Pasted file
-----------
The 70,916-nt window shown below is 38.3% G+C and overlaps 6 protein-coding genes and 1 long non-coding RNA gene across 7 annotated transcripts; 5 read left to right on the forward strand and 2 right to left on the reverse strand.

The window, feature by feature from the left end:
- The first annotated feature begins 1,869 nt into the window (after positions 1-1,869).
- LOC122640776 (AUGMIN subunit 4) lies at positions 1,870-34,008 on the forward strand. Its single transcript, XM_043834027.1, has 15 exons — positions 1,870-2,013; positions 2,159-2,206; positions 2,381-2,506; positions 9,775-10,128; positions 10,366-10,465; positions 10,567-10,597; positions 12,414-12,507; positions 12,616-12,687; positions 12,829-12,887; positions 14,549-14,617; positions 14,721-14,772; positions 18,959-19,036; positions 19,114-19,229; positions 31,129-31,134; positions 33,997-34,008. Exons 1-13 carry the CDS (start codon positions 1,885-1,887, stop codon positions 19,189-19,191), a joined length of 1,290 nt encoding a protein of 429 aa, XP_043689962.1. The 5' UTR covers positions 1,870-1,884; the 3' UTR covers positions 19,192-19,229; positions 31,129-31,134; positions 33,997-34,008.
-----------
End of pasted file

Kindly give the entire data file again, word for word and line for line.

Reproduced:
The 70,916-nt window shown below is 38.3% G+C and overlaps 6 protein-coding genes and 1 long non-coding RNA gene across 7 annotated transcripts; 5 read left to right on the forward strand and 2 right to left on the reverse strand.

The window, feature by feature from the left end:
- The first annotated feature begins 1,869 nt into the window (after positions 1-1,869).
- LOC122640776 (AUGMIN subunit 4) lies at positions 1,870-34,008 on the forward strand. Its single transcript, XM_043834027.1, has 15 exons — positions 1,870-2,013; positions 2,159-2,206; positions 2,381-2,506; positions 9,775-10,128; positions 10,366-10,465; positions 10,567-10,597; positions 12,414-12,507; positions 12,616-12,687; positions 12,829-12,887; positions 14,549-14,617; positions 14,721-14,772; positions 18,959-19,036; positions 19,114-19,229; positions 31,129-31,134; positions 33,997-34,008. Exons 1-13 carry the CDS (start codon positions 1,885-1,887, stop codon positions 19,189-19,191), a joined length of 1,290 nt encoding a protein of 429 aa, XP_043689962.1. The 5' UTR covers positions 1,870-1,884; the 3' UTR covers positions 19,192-19,229; positions 31,129-31,134; positions 33,997-34,008.